• Mechanic tools insurance will cover you if your van is broken into and tools are stolen, or if they are lost or broken. You can have your tools replaced or repaired without the financial responsibility falling to you. As your tools will likely be kept in your vehicle all or most of the time, tools insurance could be pivotal for a mobile mechanic.
  • Breakdown cover is similar to mechanic tool insurance in that, as a mobile mechanic, your livelihood depends on having a working vehicle and tools to deliver your services. It's not unheard of for a mechanic's car or van to break down on the way to fix a customer's vehicle. Although you might be able to fix your vehicle yourself, you'll probably want breakdown cover that includes emergency assistance or a courtesy van so that you can continue with your work without letting your customers down.

Mechanic liability and legal cover

Most mechanics will also consider liability insurance and will have to think carefully about how to protect themselves financially in case they are taken to court.

  • Public liability insurance is particularly important for a mobile mechanic because you are highly likely to carry out your work near members of the public, rather than in a safe corner of a garage with very little footfall. This type of insurance covers you for the cost of legal fees or compensation if a member of the public claims against you, for example, after sustaining an injury from tripping and falling because your tools were left on the ground.
  • Product liability insurance is similar to public liability insurance in that it protects you if someone sues you. This insurance covers you if you fit a part in a vehicle that doesn't work correctly or is faulty, which may lead to a road accident.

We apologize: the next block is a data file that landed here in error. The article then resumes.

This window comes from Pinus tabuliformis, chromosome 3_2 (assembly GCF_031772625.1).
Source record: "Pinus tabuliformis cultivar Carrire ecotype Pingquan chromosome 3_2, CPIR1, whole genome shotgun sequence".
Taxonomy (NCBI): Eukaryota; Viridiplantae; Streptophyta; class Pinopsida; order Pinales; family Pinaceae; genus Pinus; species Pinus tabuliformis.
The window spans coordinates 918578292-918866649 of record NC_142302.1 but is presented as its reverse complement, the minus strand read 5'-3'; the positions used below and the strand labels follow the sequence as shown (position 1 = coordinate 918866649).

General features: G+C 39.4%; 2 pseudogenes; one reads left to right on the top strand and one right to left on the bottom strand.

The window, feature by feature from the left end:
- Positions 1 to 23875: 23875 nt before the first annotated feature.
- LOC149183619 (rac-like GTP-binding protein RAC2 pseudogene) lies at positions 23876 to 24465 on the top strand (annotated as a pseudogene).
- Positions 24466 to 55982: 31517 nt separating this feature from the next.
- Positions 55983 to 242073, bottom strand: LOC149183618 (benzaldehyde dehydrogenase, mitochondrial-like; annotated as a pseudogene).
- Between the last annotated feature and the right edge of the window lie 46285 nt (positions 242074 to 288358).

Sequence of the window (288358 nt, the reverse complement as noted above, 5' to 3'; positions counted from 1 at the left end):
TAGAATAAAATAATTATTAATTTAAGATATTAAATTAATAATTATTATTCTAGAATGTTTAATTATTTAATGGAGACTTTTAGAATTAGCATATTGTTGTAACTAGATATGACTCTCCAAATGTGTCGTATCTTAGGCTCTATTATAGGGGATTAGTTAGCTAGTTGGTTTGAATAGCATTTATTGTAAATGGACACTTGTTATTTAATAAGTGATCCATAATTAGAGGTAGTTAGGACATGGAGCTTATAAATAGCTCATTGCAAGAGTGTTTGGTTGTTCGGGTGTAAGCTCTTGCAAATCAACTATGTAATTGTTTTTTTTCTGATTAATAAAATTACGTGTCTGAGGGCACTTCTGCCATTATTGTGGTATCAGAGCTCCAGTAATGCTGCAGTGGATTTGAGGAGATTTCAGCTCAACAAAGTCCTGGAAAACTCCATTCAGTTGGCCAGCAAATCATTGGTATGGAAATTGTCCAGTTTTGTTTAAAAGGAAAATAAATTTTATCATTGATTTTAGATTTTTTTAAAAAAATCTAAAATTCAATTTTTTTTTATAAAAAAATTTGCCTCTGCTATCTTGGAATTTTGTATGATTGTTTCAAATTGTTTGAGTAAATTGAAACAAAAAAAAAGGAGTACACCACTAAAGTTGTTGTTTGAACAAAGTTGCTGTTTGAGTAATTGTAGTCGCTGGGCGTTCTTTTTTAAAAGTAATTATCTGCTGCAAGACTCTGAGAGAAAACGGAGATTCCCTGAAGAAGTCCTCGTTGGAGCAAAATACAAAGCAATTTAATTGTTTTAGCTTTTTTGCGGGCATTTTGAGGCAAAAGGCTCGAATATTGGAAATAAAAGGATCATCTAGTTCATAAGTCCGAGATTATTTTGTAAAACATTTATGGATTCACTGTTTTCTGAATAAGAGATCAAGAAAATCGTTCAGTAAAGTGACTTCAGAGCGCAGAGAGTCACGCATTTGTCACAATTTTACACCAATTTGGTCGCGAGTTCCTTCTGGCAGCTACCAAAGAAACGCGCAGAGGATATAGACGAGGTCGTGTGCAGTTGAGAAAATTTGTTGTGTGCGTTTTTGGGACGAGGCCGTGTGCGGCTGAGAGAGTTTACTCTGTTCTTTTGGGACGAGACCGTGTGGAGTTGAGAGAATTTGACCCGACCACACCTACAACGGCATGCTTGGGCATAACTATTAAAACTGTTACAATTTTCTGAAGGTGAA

• Defective workmanship cover is another important option to consider. If someone claims against you because they sustain an injury or their property is damaged because of your mistake or carelessness during your work, defective workmanship cover will protect you financially. This is sometimes known as service indemnity insurance, and it's especially important for mobile mechanics because you may be working on cars and other vehicles in locations that are loud, busy or in poor working conditions that could easily cause distraction.
  • Legal expenses insurance can provide you with some essential peace of mind. Being taken to court by an unhappy customer can financially ruin a business, whether you are self-employed or run a busy mobile mechanic trade with several remote employees. Weigh up the pros and cons of taking out extra insurance and look at what legal fees are already covered by other parts of your policy.

Cost of mobile mechanic insurance

How much you pay for your mobile mechanic insurance cover will depend largely on what features you add to your policy. As there are so many options that can be bundled together, the costs can vary dramatically from case to case.

On top of this, other factors will influence the quotes that an insurance firm offers you. These will relate to you and your driving experience, just like domestic car insurance, but will also be affected by your motor trade business. Insurance providers tend to calculate premiums by considering factors such as: